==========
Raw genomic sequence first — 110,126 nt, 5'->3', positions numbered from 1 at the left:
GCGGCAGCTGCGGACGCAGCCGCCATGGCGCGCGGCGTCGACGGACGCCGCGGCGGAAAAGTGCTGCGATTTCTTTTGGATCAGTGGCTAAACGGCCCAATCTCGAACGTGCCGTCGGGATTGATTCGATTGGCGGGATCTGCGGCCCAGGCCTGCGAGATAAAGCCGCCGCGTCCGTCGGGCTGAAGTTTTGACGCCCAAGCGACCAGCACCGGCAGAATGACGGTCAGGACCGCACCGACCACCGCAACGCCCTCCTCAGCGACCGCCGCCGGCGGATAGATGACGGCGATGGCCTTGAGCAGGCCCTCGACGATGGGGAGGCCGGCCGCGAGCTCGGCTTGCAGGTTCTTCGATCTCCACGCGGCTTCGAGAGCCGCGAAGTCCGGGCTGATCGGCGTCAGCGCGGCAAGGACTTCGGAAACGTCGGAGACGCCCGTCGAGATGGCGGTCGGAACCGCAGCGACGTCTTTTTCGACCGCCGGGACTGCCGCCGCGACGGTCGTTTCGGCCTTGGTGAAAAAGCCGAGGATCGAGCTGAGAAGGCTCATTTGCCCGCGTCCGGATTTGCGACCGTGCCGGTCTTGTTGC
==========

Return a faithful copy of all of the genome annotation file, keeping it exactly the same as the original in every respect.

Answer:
Raw genomic sequence first — 110,126 nt, 5'->3', positions numbered from 1 at the left:
GCGGCAGCTGCGGACGCAGCCGCCATGGCGCGCGGCGTCGACGGACGCCGCGGCGGAAAAGTGCTGCGATTTCTTTTGGATCAGTGGCTAAACGGCCCAATCTCGAACGTGCCGTCGGGATTGATTCGATTGGCGGGATCTGCGGCCCAGGCCTGCGAGATAAAGCCGCCGCGTCCGTCGGGCTGAAGTTTTGACGCCCAAGCGACCAGCACCGGCAGAATGACGGTCAGGACCGCACCGACCACCGCAACGCCCTCCTCAGCGACCGCCGCCGGCGGATAGATGACGGCGATGGCCTTGAGCAGGCCCTCGACGATGGGGAGGCCGGCCGCGAGCTCGGCTTGCAGGTTCTTCGATCTCCACGCGGCTTCGAGAGCCGCGAAGTCCGGGCTGATCGGCGTCAGCGCGGCAAGGACTTCGGAAACGTCGGAGACGCCCGTCGAGATGGCGGTCGGAACCGCAGCGACGTCTTTTTCGACCGCCGGGACTGCCGCCGCGACGGTCGTTTCGGCCTTGGTGAAAAAGCCGAGGATCGAGCTGAGAAGGCTCATTTGCCCGCGTCCGGATTTGCGACCGTGCCGGTCTTGTTGC